Screen Writing Basics
Michigan may be best known for its auto industry, its college football teams, and its contributions to the art of office-furniture manufacture. The fact is, though, that this mitten-shaped Upper Midwestern state has made great contributions to American arts and culture-and all sorts of positive signs, from the growth of downtown Grand Rapids to the sudden explosion in Detroit-based visual arts, suggest that Michigan plans to remain one of the cultural capitals of the United States.
And that place is well-earned. After all, this is the state where Motown Records was founded, where punk rock pioneer Iggy Pop, filmmaker Francis Ford Coppola, and author Nelson Algren hail from, where the classic Anatomy of a Murder was filmed, and where Ernest Hemingway set his first published story. Diana Ross, Stevie Wonder, Smokey Robinson, Gilda Radner, and Lily Tomlin were all born here, Elmore Leonard calls the state home, and Sufjan Stevens made his name as the leader of West Michigan-based band Marzuki.
Michigan has an important place in film history, too. It provides backdrop for such films as The Evil Dead, Four Brothers, Grosse Pointe Blank, Ferris Bueller’s Day Off, RoboCop, and 8 Mile. A recent bill enacted by the Michigan legislature ensures that the Wolverine State will continue attracting quality film productions, luring famous and unknown film artists alike with a forty-percent across-the-board refundable tax credit, a loan program, and other goodies. (A complete list and application are available from the Michigan Film Office.) This incentives package, coupled with the state’s unique geographic diversity that allows it to “stand in” for many kinds of locations (urban, mountainous, forested, coastal), makes Michigan one of the most attractive possible shooting locations in the United States. But filmmakers should also note the state’s lively film-festival calendar-a mere sampling of which is provided below.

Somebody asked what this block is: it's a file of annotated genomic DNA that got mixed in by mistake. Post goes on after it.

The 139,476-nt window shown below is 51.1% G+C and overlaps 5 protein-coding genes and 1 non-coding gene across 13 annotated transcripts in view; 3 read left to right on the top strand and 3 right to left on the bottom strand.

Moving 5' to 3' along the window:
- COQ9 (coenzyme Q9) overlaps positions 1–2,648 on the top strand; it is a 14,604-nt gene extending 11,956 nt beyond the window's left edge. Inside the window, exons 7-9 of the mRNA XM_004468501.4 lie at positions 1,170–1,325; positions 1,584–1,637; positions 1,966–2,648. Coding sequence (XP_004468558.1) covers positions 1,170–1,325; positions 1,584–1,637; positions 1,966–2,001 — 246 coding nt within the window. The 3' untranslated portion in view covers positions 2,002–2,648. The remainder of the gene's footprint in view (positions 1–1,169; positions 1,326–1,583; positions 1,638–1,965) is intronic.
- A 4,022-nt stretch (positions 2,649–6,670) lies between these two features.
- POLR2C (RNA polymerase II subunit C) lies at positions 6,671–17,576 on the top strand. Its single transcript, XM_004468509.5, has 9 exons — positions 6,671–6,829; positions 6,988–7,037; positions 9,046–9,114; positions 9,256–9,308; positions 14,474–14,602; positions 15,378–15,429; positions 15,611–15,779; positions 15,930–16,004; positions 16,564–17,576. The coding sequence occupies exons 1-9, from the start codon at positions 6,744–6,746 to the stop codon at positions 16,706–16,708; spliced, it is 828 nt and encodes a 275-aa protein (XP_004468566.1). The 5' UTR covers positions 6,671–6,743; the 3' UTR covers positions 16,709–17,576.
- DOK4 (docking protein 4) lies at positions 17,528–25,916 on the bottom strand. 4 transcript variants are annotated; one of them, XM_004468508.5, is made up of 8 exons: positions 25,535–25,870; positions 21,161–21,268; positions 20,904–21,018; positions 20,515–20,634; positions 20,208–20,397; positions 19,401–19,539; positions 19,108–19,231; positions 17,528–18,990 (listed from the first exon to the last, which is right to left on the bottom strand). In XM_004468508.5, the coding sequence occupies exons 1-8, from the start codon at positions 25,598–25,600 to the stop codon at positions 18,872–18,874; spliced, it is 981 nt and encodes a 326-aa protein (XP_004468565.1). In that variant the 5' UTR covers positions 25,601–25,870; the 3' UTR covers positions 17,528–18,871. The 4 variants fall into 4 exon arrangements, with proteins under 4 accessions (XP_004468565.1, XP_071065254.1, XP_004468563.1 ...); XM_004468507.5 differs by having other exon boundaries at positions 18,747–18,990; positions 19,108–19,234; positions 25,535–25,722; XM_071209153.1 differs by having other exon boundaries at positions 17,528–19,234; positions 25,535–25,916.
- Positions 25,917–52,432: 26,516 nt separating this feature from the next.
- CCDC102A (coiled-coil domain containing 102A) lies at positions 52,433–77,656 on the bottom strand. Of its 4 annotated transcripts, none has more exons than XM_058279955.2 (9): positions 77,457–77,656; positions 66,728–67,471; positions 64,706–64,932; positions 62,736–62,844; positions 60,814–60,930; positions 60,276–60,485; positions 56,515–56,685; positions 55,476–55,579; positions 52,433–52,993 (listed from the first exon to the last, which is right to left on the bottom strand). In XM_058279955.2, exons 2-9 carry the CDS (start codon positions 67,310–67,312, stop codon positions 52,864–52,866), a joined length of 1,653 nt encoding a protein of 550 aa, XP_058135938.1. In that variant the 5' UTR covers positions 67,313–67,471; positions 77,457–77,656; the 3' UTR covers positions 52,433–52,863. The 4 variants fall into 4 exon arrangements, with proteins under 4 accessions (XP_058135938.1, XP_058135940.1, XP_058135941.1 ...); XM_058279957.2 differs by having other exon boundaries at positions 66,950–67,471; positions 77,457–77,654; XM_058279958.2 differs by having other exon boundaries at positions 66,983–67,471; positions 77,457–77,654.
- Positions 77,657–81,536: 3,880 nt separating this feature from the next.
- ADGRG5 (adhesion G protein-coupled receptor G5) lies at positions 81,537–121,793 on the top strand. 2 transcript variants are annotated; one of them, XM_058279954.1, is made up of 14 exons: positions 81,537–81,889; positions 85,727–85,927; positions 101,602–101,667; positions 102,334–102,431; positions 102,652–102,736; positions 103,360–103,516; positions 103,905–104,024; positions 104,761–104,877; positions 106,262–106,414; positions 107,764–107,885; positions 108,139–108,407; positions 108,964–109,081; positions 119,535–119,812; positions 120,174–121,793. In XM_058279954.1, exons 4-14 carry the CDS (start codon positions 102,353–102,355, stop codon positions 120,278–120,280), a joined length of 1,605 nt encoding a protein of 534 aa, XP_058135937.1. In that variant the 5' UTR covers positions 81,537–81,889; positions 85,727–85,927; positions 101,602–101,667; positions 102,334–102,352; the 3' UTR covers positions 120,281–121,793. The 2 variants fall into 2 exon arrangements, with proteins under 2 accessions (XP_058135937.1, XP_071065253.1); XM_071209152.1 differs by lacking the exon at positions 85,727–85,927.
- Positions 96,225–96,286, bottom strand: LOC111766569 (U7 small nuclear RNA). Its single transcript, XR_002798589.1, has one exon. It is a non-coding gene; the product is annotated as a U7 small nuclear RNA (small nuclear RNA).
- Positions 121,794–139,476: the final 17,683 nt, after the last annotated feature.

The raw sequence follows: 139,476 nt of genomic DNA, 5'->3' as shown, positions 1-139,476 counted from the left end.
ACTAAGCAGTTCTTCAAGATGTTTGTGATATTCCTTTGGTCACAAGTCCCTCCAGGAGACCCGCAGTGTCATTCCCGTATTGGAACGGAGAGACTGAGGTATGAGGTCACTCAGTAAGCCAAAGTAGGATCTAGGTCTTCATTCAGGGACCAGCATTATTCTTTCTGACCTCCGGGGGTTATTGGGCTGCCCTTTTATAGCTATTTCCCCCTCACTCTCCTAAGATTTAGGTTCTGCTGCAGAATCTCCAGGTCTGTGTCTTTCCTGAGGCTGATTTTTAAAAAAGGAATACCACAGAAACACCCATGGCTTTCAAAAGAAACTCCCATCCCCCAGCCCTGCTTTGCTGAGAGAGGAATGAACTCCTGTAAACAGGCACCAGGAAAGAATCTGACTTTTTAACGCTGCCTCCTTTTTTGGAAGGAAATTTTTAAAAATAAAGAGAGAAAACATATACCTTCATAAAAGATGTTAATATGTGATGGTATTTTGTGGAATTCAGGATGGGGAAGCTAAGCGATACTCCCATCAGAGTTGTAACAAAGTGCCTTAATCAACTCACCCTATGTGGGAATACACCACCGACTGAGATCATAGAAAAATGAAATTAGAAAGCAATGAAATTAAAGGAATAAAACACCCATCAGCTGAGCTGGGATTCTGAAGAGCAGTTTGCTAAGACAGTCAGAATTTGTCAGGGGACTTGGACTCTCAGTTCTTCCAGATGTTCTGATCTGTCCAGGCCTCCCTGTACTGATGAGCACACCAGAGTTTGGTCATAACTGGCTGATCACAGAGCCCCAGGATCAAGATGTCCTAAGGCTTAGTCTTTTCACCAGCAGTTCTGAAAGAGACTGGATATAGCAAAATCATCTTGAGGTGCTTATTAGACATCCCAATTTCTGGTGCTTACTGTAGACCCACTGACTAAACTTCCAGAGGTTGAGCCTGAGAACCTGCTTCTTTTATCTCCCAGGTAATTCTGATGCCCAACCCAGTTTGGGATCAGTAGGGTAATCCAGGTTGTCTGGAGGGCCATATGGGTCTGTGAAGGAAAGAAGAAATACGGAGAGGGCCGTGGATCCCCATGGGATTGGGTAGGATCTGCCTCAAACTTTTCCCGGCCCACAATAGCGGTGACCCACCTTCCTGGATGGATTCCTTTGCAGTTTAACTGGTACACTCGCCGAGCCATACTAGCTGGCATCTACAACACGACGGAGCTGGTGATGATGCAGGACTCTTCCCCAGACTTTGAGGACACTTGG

In the Detroit area alone, we have a plethora. Royal Oak offers the results of the innovative 48 Hour Film Project every July, after teams of Detroit-area filmmakers spend a forty-eight hour period writing, shooting, editing and scoring an entire film, using just a prop, line of dialogue, character, and genre which must be included in the film. Similar projects are done in fifty-four other cities from around the world, and Detroit’s version features robust participation from area filmmakers.
And in December there’s Dearborn’s Annual Arab Film Festival, hosted by the Arab American National Museum. Given the impact that filmmakers from Arab cultures have had on the art form in recent years-Iranian director Abbas Kiarostami is regularly acclaimed as one of the great artists of world cinema, and films from the region are often cited as influences by such directors as Werner Herzog and Michael Haneke-this is one festival not to miss, since today’s Arab film festival entry may be tomorrow’s influential new classic.
Other possibilities for the discerning Michigan cineaste include the long-running Ann Arbor Film Festival. The lower-Michigan city of Ann Arbor is something of a regional cultural capital-it supports one of the world’s best research universities in the University of Michigan, and it has all the bookstores and museums you’d expect of such a place-so it’s no surprise that it’s also the home of one of the oldest, best-established, and most vital film festivals in the country, which continues to attract artistic experimenters from all over the world. Early work by Lawrence Kasdan, George Lucas, Andy Warhol, and Gus Van Sant, among others, has appeared at this festival (one of Variety’s top ten “Festivals We Love”); it’s the place to catch works by tomorrow’s trendsetting young film directors-today.
For filmmakers and their personnel visiting any of the above festivals (and many more every year in places such as Traverse City, Grand Rapids, Kalamazoo, and Mt. Pleasant), the state offers an excellent transit infrastructure experienced in handling film and television productions. For example, Checker Sedan-the company that most recently handled transportation for SuperBowl XL, and the official transportation provider for the Detroit Metro Airport-has years of experience in dropping off dailies, picking up stars, and every other kind of work associated with film and television production.